promotes meaning-making, facilitates motivation and engagement in
learning, and
augments a sense of being-in-the-world with a clarification of intentional states
In our implementation of the exploratory action model in education, it is as
sumed that educational settings provide a social context of
peers and teachers as
facilitators who play a role in the
enactment of exploratory process. Exploratory
action is promoted collectively, but experienced by individuals and affects them
differentially. The first principle to be applied when an exploratory activity is intro
duced is
relevancy
. Hence, within a relational context, such as a class or a group of
students, a situated action
episode is relevant to both the learning material and pos
sibly of interest on some personal level to (at least some of) the students. Three ad
ditional principles combine in our conceptual framework to turn the relevant action
into a subjectively meaningful experience and promote engagement in construc
tive identity exploration: An exploration
of discrepancy (e.g., from current identification or commitment) that in turn elicits
motivation to seek information and look for a way (i.e., action) to accommodate
new information in a self-relevant manner. The triggered experience may involve
an exciting or intriguing sense, but often it feels unsettling or evokes anxiety. In
order to be experienced as a challenge rather than a threat, a subjective sense of
Ideally,
the mode of facilitation is open and feels secure enough to allow stu
dents to initiate a question, raise an issue, make an observation or simply reflect in
the group about situated action in a self-relevant manner. When a safe
is created, a trigger is likely to be effective as a motivational vehicle to engage
in the construction of adaptive identity through a personally (or collectively) framed
exploratory action and its scaffolding. It should be underscored that an action,
linked with where the individual is (even unconsciously) in identity-related terms,
has the potential to affect the process, to make it explicit and add an integrative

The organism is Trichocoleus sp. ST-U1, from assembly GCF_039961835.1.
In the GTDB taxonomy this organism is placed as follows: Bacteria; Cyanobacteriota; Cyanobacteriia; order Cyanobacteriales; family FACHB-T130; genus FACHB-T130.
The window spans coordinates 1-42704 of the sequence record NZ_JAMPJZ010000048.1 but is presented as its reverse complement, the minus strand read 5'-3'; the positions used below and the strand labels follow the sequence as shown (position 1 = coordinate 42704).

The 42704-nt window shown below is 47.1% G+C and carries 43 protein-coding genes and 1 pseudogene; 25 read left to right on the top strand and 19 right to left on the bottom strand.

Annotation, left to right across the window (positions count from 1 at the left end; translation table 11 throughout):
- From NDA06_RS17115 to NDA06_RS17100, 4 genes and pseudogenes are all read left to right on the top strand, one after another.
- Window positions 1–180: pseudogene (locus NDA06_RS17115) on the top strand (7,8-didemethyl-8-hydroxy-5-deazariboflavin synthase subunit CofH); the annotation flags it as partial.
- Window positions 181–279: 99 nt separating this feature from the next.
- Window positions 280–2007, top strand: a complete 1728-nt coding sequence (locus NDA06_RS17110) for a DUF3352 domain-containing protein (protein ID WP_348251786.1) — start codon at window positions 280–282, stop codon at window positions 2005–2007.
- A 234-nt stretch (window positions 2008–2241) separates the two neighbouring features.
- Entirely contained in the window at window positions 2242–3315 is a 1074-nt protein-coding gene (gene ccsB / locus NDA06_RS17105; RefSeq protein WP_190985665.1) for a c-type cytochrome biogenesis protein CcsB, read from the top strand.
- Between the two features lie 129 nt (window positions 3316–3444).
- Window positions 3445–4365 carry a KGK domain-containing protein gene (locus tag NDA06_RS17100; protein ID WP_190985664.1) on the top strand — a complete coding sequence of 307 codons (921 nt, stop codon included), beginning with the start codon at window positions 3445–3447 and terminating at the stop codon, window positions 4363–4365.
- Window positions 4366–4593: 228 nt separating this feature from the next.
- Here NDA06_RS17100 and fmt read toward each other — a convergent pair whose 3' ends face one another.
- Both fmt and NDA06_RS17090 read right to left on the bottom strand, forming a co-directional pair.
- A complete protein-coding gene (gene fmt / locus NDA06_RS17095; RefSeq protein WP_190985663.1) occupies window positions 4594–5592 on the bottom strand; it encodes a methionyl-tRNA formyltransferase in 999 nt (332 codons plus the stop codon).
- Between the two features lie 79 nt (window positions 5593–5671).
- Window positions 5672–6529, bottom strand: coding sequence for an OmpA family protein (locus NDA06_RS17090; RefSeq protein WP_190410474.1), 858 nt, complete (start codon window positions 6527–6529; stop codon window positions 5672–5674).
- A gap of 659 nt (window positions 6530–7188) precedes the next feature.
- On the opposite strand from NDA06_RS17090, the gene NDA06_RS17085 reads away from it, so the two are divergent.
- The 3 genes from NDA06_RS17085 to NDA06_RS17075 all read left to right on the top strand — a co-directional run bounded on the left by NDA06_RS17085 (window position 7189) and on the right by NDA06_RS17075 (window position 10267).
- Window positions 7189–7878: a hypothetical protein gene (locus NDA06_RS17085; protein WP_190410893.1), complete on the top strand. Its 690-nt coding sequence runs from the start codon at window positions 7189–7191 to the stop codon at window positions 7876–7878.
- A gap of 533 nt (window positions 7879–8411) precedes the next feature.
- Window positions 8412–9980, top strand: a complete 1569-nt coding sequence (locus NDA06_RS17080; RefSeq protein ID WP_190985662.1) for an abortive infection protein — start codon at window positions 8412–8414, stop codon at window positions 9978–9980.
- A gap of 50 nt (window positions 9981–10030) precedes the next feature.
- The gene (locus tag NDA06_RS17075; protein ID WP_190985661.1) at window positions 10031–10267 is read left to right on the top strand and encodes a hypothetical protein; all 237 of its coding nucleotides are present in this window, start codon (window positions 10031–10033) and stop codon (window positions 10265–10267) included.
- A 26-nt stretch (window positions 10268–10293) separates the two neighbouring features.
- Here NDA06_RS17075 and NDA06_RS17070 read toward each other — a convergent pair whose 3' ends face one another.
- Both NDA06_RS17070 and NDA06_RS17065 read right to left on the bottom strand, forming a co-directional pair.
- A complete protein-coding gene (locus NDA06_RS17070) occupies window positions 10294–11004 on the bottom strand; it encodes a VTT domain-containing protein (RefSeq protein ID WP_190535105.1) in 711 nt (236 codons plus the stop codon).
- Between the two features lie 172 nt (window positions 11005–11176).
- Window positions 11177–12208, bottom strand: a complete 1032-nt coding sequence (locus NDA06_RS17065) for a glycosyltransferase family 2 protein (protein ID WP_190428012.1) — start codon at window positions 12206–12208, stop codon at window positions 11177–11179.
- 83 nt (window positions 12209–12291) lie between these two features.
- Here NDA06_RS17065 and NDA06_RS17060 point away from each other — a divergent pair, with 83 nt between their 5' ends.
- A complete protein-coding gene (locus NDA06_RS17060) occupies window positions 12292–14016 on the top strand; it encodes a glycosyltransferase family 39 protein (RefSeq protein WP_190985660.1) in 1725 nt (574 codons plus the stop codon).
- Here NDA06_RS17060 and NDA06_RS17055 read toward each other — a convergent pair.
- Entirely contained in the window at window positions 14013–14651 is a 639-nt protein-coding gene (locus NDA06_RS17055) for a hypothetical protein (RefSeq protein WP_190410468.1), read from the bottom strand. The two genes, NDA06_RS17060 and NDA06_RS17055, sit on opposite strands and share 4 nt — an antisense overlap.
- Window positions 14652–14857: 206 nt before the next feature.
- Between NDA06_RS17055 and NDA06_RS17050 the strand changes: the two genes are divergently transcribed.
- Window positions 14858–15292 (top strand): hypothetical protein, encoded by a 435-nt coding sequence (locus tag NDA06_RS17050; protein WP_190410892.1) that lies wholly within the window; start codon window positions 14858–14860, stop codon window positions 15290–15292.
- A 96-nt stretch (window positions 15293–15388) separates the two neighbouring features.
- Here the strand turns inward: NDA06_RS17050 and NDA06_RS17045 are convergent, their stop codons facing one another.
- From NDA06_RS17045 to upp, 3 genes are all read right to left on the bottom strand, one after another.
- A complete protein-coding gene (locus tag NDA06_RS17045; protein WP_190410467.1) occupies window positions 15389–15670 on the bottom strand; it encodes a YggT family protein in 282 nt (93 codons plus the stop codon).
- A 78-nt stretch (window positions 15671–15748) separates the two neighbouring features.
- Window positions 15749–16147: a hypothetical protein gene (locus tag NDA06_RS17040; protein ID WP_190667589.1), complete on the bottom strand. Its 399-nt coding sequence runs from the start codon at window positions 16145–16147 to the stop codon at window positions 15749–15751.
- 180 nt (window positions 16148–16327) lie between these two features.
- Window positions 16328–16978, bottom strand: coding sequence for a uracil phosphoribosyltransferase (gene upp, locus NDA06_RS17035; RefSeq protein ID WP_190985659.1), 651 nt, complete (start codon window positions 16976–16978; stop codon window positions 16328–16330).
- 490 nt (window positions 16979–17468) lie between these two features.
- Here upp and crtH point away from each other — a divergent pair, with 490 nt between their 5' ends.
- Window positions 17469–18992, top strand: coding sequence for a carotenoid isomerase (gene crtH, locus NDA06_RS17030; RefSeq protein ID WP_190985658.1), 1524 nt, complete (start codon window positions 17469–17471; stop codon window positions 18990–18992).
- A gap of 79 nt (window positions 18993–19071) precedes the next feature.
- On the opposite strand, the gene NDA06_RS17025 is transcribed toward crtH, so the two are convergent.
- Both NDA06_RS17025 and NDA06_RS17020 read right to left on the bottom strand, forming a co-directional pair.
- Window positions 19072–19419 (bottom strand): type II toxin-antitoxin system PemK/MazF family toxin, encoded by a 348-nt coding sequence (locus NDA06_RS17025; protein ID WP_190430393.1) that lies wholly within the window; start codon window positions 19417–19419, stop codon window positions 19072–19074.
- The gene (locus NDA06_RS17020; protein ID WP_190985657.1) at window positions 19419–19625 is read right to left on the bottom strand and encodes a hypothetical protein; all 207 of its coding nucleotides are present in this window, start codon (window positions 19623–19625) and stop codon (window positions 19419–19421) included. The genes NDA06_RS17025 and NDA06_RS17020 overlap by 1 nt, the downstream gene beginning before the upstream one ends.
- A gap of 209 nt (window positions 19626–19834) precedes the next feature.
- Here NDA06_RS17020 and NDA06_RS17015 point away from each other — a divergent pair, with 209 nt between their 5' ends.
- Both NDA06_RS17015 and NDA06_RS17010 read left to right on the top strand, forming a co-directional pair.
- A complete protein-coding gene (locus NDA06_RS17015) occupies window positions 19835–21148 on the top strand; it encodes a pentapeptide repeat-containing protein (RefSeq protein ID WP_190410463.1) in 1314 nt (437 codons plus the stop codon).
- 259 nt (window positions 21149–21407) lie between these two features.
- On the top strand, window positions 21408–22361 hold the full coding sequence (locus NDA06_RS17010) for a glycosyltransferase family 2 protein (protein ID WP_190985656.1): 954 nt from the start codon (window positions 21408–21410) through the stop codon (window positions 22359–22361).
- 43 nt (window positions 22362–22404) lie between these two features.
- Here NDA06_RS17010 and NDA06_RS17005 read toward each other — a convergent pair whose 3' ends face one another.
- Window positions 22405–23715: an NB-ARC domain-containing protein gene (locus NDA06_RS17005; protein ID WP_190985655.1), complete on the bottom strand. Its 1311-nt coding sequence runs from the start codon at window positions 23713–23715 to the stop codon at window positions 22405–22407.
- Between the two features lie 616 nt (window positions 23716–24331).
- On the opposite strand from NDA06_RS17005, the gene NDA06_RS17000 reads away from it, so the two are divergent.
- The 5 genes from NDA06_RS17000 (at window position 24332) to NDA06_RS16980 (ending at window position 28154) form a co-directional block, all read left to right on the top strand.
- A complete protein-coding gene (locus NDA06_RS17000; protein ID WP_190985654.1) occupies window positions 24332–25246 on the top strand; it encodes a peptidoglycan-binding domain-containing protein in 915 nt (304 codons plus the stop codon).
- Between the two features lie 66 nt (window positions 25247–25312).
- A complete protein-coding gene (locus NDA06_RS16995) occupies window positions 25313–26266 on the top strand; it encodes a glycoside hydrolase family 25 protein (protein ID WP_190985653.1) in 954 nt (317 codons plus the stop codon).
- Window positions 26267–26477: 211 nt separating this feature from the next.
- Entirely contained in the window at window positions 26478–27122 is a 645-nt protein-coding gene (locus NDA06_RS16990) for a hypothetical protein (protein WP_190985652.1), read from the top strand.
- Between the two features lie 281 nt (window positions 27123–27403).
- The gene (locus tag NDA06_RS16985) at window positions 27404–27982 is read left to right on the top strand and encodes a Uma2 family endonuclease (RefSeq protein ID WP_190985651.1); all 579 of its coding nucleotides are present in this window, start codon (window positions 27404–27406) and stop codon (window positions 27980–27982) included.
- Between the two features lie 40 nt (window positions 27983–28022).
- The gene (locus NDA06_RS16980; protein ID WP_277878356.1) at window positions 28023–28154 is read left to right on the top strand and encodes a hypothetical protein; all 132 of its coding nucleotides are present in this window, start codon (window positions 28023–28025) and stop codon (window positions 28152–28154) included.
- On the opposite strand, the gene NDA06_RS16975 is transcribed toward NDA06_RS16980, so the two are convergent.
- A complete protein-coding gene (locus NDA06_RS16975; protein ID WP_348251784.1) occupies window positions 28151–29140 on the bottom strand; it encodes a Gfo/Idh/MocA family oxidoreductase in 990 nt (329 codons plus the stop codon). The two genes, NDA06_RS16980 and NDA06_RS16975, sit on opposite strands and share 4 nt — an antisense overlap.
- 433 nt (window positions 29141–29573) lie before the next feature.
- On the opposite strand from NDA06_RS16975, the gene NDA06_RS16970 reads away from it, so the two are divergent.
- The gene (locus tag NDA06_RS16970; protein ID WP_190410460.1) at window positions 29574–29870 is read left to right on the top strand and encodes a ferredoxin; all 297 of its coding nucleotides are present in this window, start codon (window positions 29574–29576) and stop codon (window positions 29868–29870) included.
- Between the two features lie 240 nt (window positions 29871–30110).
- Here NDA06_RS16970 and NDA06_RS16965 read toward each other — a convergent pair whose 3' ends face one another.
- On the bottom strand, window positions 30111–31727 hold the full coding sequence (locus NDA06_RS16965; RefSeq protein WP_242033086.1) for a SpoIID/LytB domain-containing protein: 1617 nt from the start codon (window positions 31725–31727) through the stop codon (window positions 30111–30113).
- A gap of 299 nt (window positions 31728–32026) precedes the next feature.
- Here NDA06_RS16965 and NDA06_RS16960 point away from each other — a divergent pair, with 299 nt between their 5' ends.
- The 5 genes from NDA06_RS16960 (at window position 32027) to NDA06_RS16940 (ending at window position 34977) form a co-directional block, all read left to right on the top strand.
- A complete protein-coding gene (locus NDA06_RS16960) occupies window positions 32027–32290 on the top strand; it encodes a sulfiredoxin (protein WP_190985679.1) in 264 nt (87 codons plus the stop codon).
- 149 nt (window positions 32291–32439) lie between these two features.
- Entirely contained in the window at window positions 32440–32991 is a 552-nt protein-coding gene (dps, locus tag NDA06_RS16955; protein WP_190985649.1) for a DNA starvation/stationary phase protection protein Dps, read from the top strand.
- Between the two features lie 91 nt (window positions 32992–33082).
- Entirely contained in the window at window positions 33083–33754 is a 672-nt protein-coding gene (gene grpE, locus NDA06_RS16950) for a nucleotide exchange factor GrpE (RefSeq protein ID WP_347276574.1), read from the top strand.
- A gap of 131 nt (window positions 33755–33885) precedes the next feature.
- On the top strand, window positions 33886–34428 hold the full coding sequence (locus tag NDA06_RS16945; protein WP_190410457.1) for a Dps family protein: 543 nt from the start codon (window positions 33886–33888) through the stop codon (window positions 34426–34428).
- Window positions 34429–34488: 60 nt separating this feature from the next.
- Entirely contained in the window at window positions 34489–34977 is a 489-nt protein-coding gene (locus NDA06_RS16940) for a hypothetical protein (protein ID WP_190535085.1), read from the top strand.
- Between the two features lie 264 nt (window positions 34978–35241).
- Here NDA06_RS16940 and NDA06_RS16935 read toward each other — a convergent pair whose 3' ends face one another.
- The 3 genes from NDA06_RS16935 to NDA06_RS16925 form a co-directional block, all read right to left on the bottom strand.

power. It is also likely to affect positively learning motivation (Kaplan and Flum
). The role played by peers, whose experiences are likely to be relatively
close or relevant, in producing scaffolds—and hence in the co-
construction of the
Implication: A Counseling Example of an Action Narrative in
This is applicable in high school as well as in higher education (Flum and Kaplan
Once exploratory action becomes an educational
goal (Flum and Kaplan
, an infusion of exploratory activities
and reflexive experiences become part of the curriculum and the learning process.
Similarly, the same perspective, framework and principles can also be relevant in
group counseling, in or out of the educational system. A peers’ joint project with
a counselor-facilitator may follow an action narrative approach.
emerging adults may focus on storytelling to enact exploration. Stories about the
self or situated stories can serve as a primary device in the promotion of identity
Situated stories encapsulate an identity theme that is likely to be linked with
as a “narrative account of
personal memory that is created within a specific situation, by particular individu
als, for particular audiences, and to fulfill particular goals” (p.
263). McLean et
) propose
a process model of self-development based on their study of situat
ed stories which they entitled: “selves creating stories creating selves”. The concept
autobiographical reasoning
(Habermas and Bluck
represents the dynamic
process of thinking about the past and linking it with the self. This process, McLean
) suggest, is relevant to situated
stories as well as to life stories. In
rytelling, past experiences are processed in light of the present and with a potential
anticipation of the future (Erikson
The degree or
reasoning is related to the framing of the
to the goal, to the situation and the audience behavior (i.e., engagement, response).
In the counseling context, processing is related, for instance, to the framing by the